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The Morning After: Minnesota

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What are folks saying after the Huskers claim the chair & move to 8-2 on the season?

Gallery: Huskers Grate for Eight David McGee

Tom Shatel, Omaha World-Herald: Stats aside, we’ll remember Tommy Armstrong for his toughness

With apologies to Tough Tony Davis, the 1970s bronco from Tecumseh, Nebraska, there’s a new tough guy in town.

We saw him at his best Saturday night, perhaps at his pinnacle, the image and legacy he will leave behind.

Definitely, this is how I will remember Armstrong.

He won’t say it, but I bet the images of Saturday night are just how Armstrong would like to be remembered.

Giving it all for his teammates and school. Taking the start one week after being knocked unconscious at Ohio State and carted off the Ohio Stadium field.

Injuring an ankle, then coming back to lead the winning touchdown drive.

“Tommy is the toughest dude I’ve ever been around,” said NU safety Kieron Williams.

Steven Sipple: Lincoln Journal-Star: Huskers win wasn’t a swish, but it was definitely progress

I don't think I'll call this win a swish. It was a rim-rattler from the start. But let's also acknowledge that beauty is in the eye of the beholder. And in Mike Riley's eyes, Nebraska's triumph was supremely gorgeous, particularly in the context of the 62-3 calamity last week at Ohio State.

"I think it's very important to state that," Riley said.

The coach was right. His team had a mental hurdle to clear, and the Huskers soared over it even with senior quarterback Tommy Armstrong unable to finish because of ankle and hamstring injuries.

Let's be clear, though. Armstrong is a finisher. He made clutch plays, as usual, and enhanced his legacy with the toughness and calm he showed throughout the evening and especially during the game-winning drive. He ended up 19-for-27 passing for 217 yards and two touchdowns, while rushing nine times for 61 yards, including 13 for the final touchdown.

Chip Scoggins, Minneapolis Star-Tribune: First place was just an illusion for Gophers Football

No moral victories allowed this time. Nothing about playing hard and keeping it close and never giving up.

The only emotion the Gophers should have felt Saturday night in departing Nebraska’s Memorial Stadium was bitter disappointment over their inability to finish a job that was there for the taking.

With the game up for grabs, one team played like a contender, one team didn’t.

Simple as that.

A 24-17 loss to the Cornhuskers reaffirmed a narrative of their season. The Gophers can beat bad teams, but they stub their toe against competent competition.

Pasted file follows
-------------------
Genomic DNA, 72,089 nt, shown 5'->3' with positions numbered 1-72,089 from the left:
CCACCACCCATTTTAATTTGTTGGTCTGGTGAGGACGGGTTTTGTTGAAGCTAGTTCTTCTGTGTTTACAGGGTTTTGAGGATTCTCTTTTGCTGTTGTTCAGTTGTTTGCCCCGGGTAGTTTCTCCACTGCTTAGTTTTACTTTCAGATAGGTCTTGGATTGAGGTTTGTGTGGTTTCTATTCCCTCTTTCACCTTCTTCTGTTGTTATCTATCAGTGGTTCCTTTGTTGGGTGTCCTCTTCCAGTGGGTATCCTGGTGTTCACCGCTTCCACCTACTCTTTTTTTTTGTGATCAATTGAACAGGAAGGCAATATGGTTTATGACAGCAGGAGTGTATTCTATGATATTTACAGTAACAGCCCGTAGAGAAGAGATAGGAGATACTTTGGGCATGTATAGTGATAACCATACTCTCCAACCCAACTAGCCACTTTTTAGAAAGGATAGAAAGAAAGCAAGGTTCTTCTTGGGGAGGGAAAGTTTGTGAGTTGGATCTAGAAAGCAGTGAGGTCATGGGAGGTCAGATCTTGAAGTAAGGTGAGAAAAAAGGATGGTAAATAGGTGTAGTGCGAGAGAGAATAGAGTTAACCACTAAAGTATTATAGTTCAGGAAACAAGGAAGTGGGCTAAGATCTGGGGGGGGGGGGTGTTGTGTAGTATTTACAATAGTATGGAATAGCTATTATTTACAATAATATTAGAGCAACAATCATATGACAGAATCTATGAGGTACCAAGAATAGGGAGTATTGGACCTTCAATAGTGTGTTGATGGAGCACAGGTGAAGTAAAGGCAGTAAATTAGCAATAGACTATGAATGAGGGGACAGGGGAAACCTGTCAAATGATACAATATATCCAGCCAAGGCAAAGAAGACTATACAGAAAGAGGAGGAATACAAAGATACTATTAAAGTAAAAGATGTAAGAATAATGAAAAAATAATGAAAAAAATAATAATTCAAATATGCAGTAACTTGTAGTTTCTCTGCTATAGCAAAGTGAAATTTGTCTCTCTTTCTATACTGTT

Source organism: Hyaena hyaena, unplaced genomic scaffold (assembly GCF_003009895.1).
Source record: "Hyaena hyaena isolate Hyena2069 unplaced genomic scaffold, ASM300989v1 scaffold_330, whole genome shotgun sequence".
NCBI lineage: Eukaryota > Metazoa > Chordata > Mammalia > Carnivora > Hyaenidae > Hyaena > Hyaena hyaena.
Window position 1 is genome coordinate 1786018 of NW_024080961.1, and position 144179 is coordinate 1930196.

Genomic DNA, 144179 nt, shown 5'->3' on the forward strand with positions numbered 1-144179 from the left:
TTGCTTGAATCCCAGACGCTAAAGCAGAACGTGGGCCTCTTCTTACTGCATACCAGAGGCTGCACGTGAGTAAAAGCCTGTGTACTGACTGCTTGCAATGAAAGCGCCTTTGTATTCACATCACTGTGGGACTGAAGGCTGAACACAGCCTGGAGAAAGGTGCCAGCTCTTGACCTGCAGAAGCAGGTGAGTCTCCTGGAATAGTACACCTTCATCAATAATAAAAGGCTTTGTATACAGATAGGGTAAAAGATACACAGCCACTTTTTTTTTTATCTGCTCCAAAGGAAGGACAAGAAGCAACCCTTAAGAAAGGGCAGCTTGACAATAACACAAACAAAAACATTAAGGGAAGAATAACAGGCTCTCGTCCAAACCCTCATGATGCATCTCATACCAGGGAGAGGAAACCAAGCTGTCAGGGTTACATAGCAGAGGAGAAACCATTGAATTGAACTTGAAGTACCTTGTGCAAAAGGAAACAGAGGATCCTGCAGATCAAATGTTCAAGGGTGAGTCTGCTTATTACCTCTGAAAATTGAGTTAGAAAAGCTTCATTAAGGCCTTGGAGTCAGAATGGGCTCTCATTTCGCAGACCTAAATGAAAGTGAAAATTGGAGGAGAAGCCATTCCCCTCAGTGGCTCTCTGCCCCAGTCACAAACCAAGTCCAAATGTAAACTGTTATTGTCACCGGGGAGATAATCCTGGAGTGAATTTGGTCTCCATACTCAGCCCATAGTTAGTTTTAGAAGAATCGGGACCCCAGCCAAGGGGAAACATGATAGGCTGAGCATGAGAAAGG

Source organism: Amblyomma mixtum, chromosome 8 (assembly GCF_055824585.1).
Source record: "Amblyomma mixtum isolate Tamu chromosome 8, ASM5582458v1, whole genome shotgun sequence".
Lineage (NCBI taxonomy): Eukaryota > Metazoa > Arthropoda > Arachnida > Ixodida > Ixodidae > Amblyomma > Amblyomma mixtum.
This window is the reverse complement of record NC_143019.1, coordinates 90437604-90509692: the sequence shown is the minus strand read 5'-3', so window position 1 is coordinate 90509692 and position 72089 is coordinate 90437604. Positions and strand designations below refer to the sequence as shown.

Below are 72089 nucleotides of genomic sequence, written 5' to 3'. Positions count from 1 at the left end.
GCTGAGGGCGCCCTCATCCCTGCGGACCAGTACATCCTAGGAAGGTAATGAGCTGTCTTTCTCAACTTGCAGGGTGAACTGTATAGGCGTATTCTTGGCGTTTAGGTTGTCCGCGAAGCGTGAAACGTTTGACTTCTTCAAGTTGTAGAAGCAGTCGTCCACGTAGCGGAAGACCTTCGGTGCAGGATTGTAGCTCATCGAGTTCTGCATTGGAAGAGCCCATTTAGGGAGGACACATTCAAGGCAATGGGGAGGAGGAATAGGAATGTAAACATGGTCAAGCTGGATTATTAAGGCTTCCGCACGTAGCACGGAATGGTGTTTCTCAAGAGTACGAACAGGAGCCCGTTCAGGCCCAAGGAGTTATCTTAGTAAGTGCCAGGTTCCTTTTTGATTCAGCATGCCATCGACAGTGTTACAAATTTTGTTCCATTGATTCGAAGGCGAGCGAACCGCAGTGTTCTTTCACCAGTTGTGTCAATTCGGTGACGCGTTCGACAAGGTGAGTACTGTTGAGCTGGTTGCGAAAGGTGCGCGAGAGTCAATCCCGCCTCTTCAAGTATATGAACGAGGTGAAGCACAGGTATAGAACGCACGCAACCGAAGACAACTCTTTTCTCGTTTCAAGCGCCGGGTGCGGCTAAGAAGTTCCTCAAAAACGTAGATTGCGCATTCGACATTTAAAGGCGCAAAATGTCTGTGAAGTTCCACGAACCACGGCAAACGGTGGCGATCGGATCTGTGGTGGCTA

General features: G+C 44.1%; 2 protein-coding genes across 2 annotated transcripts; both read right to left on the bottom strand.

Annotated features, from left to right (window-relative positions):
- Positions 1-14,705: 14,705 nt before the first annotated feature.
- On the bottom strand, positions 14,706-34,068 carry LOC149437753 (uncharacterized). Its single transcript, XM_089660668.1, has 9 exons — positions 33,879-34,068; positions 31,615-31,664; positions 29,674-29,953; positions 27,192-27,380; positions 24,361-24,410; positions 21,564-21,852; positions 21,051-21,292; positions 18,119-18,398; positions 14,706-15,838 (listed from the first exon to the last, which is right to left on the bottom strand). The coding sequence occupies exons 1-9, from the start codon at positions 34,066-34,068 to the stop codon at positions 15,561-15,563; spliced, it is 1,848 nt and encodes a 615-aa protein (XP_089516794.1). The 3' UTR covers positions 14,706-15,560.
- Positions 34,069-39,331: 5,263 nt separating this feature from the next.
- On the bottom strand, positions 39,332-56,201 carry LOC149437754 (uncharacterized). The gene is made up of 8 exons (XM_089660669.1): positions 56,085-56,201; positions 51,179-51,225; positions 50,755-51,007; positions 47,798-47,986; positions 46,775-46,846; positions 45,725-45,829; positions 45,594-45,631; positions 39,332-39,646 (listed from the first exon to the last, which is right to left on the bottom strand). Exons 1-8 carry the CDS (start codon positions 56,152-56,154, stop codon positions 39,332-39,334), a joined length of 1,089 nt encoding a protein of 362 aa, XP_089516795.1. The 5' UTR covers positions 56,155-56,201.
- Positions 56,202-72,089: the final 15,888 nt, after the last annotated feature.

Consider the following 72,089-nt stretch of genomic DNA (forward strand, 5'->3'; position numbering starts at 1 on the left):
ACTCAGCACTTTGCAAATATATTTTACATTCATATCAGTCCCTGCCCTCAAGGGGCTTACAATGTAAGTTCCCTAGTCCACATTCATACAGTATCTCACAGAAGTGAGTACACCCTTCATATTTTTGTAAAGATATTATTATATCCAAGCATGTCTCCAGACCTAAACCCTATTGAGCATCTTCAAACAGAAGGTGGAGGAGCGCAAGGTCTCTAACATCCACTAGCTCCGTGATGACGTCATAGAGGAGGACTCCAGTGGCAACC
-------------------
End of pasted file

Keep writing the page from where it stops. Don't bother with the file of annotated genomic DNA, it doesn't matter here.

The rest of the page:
Ustreet, The Daily Gopher: Nebraska beats Minnesota 24-17

I’m not sure what happened to the Gophers’ tackling ability in the second half. Basic fundamentals deserted them on every Nebraska scoring drive. The Gophers needed to play a mistake free game to beat the Huskers, and on defense did anything but. Credit to Nebraska’s offensive play calling, which made the necessary adjustments to Sawvel’s game plan. The Cornhuskers were creative on offense and exploited the edges of Minnesota’s defense. Still, it was depressing to see the defense regress so much in the second half.

Dirk Chatelain, Omaha World-Herald: Blackshirt brashness is a welcome site

You gotta hand it to Aaron Williams. The kid has moxie.

On the most important play in a knee-knocking, teeth-chattering, white-knuckle night at Memorial Stadium, the sophomore nickel turned in coverage, deflected a pass with his left hand and watched teammate Kieron Williams grab the interception.

That wasn’t the boldest part, though. As the play was still going, Aaron instantly took off in the other direction, his right index finger raised to the sky, kinda like Steph Curry celebrating a 3-pointer in midair.

“I didn’t even look to see what else he did with the ball,” Aaron said.

Kieron slid to the ground, clinching victory. As the speakers erupted with DJ Kool’s “Let Me Clear My Throat,” Aaron stood in the end zone like a mannequin, flexing his bicep, then saluting the crowd. It was the perfect picture of a night when the Blackshirts restored a little pride and brashness.

Nobody on the national scene will take notice. Nobody on the local scene will forget about 62-3 anytime soon. But Williams and the defense had zero margin for error in the second half Saturday. They stepped up, holding the Gophers to 93 second-half yards and — more important — zero points.